“To feature something in a game you don’t have to actually see it!”

To feature something in a game you don’t have to actually see it! This stretched my mind! I got stuck on the idea of showing a keyboard in my game, but when I finally stepped back and let the avatar be the one to see and use the keyboard that’s when I hit gold.

“There’s a difference between a bad player and a dumb character.”

There’s a difference between a bad player and a dumb character. I think the hardest part of designing and writing this game was the balance between the player playing a dumb character (what I was aiming for) and the player feeling dumb (not what I wanted). I think in a couple spots this could have been improved. For instance, I could have allowed the player to select the correct choice, but the avatar still messes it up. Or instead of giving correct answers each time, I could have given just part of the answer, letting the player pick the part that is right, and allowing the character to mess it up. This was a fun challenge, and since the game is entirely text-based the game design had to come out in the narrative after the choices were made. That’s also where the narrator comes in.

I wanted the narrator to break the fourth wall, so to speak, to add humor, but also to show the player that they are different from the character they are controlling. I felt very quickly into making this gamebook that I was writing a story similar to the game The Stanley Parable. That was the feel I was going for in this experiment.

Ideas for Future Development

I like keeping this game in the text version. So I would fill it up with more narrative. The quest engine also allows for adding audio and images, even videos. I think it would be neat to add those in as well. I think the biggest design detail though would be to keep that distance between the player and the avatar while still allowing the player inside the character’s shoes.

If I made it graphical (which I would do after filling in more of the narrative to test out more ideas in an easier to develop and iterate environment), I would have physical things that the player could do (like pound on the keyboard), visual payoffs (like cool effects when answering correctly), and adding some eerie music, and of course some creepy critters…

Experimental Games, Game Dev Adventures!

Making “Prideful Eyes”

Game download and play instructions in the portfolio.

PridefulEyes_Splash

Inspiration

Theme: Pride

(as in the most deadly sin)

This is the first time that I was given a theme and couldn’t come up with a single idea! Literally! I could have spent the entire week just trying to come up with an idea! When I asked my Dad what kind of game with pride I should make, he suggested a game about lions. Thanks, Dad.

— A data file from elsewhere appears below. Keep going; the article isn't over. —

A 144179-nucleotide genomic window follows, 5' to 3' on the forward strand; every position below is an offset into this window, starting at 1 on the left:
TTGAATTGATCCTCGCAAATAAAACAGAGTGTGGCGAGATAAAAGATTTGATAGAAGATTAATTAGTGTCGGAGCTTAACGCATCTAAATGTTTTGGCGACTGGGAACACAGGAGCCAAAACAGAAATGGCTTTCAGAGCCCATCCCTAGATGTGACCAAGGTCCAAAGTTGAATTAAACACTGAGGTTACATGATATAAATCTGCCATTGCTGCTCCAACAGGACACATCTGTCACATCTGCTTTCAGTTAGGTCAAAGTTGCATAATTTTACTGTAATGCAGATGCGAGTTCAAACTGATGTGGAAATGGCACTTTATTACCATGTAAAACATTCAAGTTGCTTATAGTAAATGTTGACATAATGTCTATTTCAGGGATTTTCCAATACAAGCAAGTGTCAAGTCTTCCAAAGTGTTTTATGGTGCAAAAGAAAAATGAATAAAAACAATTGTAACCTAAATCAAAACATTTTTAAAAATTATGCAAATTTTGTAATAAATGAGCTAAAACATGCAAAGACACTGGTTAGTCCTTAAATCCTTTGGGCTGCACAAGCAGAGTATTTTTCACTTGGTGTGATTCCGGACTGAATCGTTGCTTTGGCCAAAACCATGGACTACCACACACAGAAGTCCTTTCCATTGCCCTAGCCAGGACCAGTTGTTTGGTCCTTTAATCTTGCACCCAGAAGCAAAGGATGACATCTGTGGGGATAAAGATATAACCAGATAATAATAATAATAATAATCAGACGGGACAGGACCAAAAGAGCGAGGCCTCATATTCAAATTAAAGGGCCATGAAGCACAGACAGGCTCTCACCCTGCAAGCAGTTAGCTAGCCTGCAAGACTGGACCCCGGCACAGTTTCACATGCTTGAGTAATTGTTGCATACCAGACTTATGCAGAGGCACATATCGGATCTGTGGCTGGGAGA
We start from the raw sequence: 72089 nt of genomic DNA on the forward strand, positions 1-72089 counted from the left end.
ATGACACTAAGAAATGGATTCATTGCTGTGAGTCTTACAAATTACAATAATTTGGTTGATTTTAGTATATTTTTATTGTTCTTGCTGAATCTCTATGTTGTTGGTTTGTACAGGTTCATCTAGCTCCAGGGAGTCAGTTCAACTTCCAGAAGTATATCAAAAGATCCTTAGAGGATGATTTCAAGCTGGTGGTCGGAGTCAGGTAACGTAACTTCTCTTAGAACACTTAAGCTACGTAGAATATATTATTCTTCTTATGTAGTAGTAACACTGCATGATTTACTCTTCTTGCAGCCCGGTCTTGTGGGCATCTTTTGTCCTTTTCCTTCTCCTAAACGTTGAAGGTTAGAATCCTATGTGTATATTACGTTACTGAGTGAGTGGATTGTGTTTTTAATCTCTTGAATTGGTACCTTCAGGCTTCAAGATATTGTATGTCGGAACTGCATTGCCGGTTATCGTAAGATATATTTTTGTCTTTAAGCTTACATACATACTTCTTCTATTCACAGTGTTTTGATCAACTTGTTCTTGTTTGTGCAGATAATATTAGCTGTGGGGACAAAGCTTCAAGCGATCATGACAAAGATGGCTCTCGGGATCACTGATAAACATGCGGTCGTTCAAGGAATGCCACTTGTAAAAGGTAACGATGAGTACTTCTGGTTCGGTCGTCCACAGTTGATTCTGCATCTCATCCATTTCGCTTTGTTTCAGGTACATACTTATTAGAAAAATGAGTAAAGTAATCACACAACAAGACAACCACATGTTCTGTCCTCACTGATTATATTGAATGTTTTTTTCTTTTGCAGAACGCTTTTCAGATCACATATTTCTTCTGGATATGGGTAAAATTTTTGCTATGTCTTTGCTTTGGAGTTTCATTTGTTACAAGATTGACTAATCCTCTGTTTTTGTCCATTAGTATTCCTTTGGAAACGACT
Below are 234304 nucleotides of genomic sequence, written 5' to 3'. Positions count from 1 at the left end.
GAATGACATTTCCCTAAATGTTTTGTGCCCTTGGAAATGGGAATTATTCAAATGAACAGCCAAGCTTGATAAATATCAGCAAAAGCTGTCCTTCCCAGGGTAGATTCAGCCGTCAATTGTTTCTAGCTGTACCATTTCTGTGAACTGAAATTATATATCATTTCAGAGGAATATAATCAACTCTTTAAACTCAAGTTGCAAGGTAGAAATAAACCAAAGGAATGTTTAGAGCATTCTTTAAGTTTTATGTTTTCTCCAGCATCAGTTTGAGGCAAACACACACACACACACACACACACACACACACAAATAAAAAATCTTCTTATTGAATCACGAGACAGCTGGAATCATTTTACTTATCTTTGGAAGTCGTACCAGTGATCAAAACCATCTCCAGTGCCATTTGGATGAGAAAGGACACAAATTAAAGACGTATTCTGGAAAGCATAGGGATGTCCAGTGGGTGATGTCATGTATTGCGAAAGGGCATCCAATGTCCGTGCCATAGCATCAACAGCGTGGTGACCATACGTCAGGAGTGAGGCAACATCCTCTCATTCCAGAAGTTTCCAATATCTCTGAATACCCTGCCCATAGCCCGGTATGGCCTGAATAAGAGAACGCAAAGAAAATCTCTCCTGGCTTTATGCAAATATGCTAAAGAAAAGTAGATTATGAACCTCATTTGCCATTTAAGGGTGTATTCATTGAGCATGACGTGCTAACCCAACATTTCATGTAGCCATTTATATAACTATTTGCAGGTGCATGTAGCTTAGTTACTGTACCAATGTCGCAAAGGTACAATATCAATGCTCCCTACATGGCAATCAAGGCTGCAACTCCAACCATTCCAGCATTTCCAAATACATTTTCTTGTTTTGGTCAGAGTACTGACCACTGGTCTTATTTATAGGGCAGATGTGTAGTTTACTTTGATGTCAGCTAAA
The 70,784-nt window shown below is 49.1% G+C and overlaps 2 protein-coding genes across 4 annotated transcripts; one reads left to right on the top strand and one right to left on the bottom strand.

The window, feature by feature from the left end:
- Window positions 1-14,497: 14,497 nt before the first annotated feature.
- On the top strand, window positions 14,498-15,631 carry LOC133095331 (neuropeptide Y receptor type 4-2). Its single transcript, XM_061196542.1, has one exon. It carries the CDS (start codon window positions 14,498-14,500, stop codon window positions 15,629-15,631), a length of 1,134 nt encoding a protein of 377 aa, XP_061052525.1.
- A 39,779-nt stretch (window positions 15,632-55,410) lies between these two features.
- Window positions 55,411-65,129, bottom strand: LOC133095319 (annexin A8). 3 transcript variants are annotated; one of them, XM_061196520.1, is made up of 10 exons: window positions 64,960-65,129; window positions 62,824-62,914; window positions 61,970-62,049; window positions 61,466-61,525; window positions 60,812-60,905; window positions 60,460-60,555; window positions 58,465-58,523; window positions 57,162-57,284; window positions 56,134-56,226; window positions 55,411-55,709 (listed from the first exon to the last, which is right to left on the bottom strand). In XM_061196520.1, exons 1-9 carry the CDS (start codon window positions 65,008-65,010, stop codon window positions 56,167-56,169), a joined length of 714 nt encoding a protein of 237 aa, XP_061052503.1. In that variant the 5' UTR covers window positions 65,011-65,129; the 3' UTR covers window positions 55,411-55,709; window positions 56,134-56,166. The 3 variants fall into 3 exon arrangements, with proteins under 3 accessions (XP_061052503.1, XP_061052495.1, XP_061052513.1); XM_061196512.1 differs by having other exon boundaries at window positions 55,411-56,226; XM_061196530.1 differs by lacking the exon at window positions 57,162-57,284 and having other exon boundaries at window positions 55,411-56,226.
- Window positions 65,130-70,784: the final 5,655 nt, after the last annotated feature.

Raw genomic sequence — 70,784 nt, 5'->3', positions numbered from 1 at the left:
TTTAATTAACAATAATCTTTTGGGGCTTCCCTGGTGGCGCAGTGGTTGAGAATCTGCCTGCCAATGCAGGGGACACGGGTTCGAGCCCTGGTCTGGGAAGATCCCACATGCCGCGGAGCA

Luckily a game idea that my brother had pitched me last year came to mind, just like it does every week when my bro says, “Why haven’t you made my game yet?” Well, I still haven’t. But his game pitch got me going on this game.

Development Journey

I started with the main character. Since you were a shadow that means that light destroyed you. So light was the prideful enemy.

I also chose to go with a simple camera again. This was a slight variation of the camera from To Save or Not to Save. I did play with making the camera rotate, but I found It distracted from the lights, the theme (pride), and made me a little dizzy. That last one aside, I really liked the idea of thinking you only need to see what’s in front of you, but if you’re not careful the lights come from behind and get you! It made the gameplay more fun with this simple camera.

Initially, I had a bunch of blocks that you could move around to stay hidden from the light (being hit by light = death). But in the process of game development, and with my level design, I soon found that it was more fun to use the blocks to mutually destroy the light.

Next was the light. I wanted it to look dark without being dark so I made it red in a dark blue reality. I also wanted the player to see the light in effect searching for the shadow to destroy it. Originally I had it shooting out four spheres — one in each nautical direction. The plan was to have the main light rotate (you can’t tell, by it is rotating the entire time), and have it fire out these search spheres every 0.5-6.5 seconds. Then a happy accident happened: to track the search spheres I made them children them to my mother light. Since the mother light is rotating, once the search sphere shoots out it begins to rotate around the center on an ever-increasing outward projection: a circular movement outwards. The effect took me quite happily by surprise. If I had been intending this behavior I’m not sure I could have achieved it, but this happy accident gave life and interest to my enemy light in a way I could not have predicted.